Features September 2015 Issue

Understand and Prevent Health Complications from Hypertension

Poorly controlled high blood pressure can affect your brain, kidneys and eyes, as well as your blood vessels and heart.

Image: Thinkstock

Getting your high blood pressure under control can do much more than ease the strain on your heart and blood vessels. By not managing hypertension, you run the risk of heart failure, heart disease, stroke, kidney disease, as well as problems related to vision and brain function.

Unfortunately, many people with high blood pressure are unaware of the many potential health complications that can stem from their condition. “Hypertension is generally referred to as the ‘silent killer,’ as no obvious symptoms may be evident until the damage due to hypertension has progressed,” says Cleveland Clinic nephrologist and hypertension expert George Thomas, MD.

While the primary goal of blood pressure control is to reduce the risk of events such as heart attack and stroke, managing hypertension is also necessary to avoid circulation problems throughout the body.

Hypertension, kidneys and eyes

The kidneys play a crucial role in maintaining a healthy circulatory system. The kidneys filter nearly 150 quarts of blood each day, removing wastes, toxins and extra fluid from the bloodstream.

But high blood pressure, over time, can injure the kidneys and make them less effective at filtering blood. Hypertension is actually the second-leading cause of kidney failure in the U.S. after diabetes.

“High blood pressure can be a cause or a consequence of kidney disease,” Dr. Thomas says. “High blood pressure can cause changes in the structure and functioning of the small blood vessels in the kidneys, as well as scarring of the filtering units in the kidneys. This, in turn, affects the filtration function of the kidneys, and if blood pressure remains uncontrolled or poorly controlled, leads to progressive deterioration of kidney function.”

Damage to the tiny blood vessels in the eyes can also result from high blood pressure. This condition is called hypertensive retinopathy.

“Hypertension can cause changes in blood vessels in the eyes,” Dr. Thomas explains. “These changes can range from a narrowing of the blood vessels in the eyes in the early phases, to bleeding spots and swelling of the optic disk within the retina in more severe cases.”

Blood vessel health

Blood pressure is defined as the pressure blood exerts against the inside walls of the arteries. Higher blood pressure then exerts more of a strain on the arteries. This can sometimes result in an aneurysm, which is a bulge in the wall of a blood vessel.

Aneursyms can develop in any blood vessel, but Dr. Thomas says one of the highest-risk areas is the abdominal aorta, a large artery that helps supply blood to most of the body.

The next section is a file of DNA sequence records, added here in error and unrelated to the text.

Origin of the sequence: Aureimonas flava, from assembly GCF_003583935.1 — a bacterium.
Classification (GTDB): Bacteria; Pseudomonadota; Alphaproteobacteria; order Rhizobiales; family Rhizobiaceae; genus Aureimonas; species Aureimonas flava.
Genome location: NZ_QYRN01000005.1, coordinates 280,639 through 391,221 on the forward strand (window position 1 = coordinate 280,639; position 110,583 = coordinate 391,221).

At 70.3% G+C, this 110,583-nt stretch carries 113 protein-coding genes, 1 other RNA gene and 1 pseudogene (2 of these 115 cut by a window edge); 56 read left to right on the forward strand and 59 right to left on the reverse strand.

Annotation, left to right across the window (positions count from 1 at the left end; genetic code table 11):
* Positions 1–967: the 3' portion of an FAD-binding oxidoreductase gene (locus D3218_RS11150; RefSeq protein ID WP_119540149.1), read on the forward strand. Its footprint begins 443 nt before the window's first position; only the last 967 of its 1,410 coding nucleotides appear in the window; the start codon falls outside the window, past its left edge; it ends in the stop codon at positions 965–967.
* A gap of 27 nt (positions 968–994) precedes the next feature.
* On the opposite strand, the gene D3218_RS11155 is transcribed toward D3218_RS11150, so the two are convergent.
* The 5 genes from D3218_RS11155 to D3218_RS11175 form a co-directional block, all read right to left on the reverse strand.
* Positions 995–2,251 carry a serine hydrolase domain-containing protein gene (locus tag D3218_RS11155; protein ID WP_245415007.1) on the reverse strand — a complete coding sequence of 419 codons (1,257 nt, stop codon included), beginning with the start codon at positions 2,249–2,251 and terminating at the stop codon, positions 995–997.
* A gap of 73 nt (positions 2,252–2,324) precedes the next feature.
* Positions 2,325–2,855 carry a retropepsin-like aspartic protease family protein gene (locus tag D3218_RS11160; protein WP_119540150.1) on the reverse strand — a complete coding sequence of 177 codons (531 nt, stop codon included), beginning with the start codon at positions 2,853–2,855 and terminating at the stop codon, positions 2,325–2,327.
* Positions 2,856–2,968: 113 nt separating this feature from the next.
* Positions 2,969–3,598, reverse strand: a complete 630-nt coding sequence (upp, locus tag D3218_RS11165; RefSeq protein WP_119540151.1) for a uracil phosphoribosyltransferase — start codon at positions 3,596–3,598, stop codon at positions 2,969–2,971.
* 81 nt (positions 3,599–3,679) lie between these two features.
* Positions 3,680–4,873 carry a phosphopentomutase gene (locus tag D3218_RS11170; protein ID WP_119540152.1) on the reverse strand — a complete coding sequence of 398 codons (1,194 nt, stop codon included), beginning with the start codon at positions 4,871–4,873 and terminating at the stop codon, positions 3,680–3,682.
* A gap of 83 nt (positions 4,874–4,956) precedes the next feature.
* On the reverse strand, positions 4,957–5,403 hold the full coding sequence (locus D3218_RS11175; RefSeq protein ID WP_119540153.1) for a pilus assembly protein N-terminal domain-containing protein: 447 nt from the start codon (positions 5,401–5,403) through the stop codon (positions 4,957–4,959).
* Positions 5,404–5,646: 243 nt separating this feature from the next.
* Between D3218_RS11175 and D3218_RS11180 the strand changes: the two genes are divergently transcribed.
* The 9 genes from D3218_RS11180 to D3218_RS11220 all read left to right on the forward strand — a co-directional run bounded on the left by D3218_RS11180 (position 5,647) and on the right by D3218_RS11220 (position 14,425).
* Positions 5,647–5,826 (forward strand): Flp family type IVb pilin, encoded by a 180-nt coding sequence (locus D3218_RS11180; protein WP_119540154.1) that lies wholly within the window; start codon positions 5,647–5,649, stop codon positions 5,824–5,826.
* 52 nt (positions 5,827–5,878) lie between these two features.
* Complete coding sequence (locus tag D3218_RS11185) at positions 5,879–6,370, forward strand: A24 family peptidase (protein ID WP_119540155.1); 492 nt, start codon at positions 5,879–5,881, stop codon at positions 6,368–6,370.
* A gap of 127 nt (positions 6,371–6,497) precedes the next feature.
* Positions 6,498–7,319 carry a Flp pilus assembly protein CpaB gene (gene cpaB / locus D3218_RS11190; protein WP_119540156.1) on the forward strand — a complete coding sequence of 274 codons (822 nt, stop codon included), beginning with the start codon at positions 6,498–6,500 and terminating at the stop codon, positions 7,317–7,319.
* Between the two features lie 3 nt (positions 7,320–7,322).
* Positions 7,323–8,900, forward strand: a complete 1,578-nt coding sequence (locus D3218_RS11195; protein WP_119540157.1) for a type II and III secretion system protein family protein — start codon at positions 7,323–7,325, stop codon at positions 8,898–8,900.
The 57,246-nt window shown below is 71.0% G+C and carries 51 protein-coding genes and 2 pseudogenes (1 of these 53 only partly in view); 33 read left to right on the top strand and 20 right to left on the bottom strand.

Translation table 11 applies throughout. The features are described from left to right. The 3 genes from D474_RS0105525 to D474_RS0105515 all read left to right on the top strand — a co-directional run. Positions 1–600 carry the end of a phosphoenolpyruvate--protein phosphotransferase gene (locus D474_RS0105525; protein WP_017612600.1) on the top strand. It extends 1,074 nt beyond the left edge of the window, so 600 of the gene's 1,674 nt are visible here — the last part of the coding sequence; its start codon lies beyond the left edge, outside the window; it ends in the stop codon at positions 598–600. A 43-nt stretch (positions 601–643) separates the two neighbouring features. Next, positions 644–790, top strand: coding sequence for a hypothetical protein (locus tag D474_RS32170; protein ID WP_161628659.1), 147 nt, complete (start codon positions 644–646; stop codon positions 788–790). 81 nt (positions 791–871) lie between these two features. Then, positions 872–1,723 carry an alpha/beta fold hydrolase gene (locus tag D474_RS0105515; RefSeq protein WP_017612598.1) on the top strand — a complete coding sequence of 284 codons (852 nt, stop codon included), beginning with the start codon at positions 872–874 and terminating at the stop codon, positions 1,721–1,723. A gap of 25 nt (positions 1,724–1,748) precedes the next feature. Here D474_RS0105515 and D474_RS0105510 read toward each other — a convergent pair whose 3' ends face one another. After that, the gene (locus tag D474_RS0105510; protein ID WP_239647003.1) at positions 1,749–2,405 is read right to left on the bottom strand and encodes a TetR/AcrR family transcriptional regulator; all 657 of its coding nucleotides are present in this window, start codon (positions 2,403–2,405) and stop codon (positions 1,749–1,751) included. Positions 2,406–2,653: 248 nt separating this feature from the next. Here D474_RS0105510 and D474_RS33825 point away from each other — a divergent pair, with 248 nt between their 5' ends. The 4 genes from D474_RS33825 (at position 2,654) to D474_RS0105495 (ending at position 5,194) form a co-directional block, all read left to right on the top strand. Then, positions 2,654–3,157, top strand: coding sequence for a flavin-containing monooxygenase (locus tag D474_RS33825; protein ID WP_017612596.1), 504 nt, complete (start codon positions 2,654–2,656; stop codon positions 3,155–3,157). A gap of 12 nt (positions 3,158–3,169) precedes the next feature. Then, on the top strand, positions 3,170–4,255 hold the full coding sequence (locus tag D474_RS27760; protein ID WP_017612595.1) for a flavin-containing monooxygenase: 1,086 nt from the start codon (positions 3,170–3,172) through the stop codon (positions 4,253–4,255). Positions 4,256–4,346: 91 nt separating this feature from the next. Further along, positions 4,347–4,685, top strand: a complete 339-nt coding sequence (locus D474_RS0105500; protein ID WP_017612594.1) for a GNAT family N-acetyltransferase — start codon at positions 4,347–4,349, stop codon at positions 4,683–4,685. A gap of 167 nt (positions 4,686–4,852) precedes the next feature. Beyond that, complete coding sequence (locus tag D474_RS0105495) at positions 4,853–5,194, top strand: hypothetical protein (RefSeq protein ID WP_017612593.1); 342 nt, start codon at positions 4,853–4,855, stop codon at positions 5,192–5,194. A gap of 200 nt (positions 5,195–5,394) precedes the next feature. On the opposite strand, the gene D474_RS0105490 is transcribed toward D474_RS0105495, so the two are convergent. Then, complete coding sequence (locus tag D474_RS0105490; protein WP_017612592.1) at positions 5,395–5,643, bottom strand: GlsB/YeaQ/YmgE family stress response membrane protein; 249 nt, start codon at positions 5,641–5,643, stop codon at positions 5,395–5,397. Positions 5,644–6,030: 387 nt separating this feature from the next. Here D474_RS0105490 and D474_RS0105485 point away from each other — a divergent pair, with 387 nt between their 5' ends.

“Hypertension also predisposes people to have aortic dissection, a tear in the aorta, which can be life threatening,” he adds.

Better brain health

There’s a strong connection between the heart and brain. A healthy heart and normal blood pressure can help ensure that oxygen-rich blood circulates throughout the brain. But if hypertension causes injury to arteries carrying blood to the brain, the result can be a stroke.

Uncontrolled high blood pressure is also associated with memory problems and difficulty thinking. Dr. Thomas says a large study, SPRINT (Systolic Blood Pressure Intervention Trial), is examining whether getting your systolic blood pressure below 140 mm Hg reduces the risk of cognitive decline, as well as cardiovascular and kidney diseases.

Image: Thinkstock

Home monitoring can help manage your blood pressure.

Know your numbers

Current guidelines define hypertension as a systolic (the top number in your blood pressure reading) pressure of 140 to 159 mm Hg or a diastolic pressure (bottom number) of 90 to 99 mm Hg. Prehypertension is classified as a systolic pressure of 120 to 139 or a diastolic pressure of 80 to 89. Prehypertension is an important diagnosis, because it can be a warning that full hypertension may be in your future if you don’t take steps now to get your blood pressure down to a healthier level.

These numbers, however, need to be looked at on an individual basis, Dr. Thomas says. Older people, for example, may be fine with a higher blood pressure. Individuals with heart disease or diabetes may be advised to reach lower blood pressure levels.

Getting your blood pressure checked at your doctor appointments is important. But you should also consider using a home blood pressure monitor. Even if you’re in good health and have had no elevated blood pressure measurements, it’s worth the time and nominal expense of keeping track of your blood pressure at home.

“Changes in blood vessels begin early in the hypertensive process,” Dr. Thomas says. “These changes progress with persistently high blood pressures. It’s important to know your blood pressure numbers so that hypertension can be diagnosed and managed prior to progressive damage.”

Once you know what your blood pressure should be, it’s up to you to make the necessary lifestyle changes, follow through with doctor appointments, and take your antihypertensive medications faithfully to help keep your blood pressure under control. The better your blood pressure is managed, the greater the chances of preserving the health of your eyes, kidneys, brain, blood vessels and heart.

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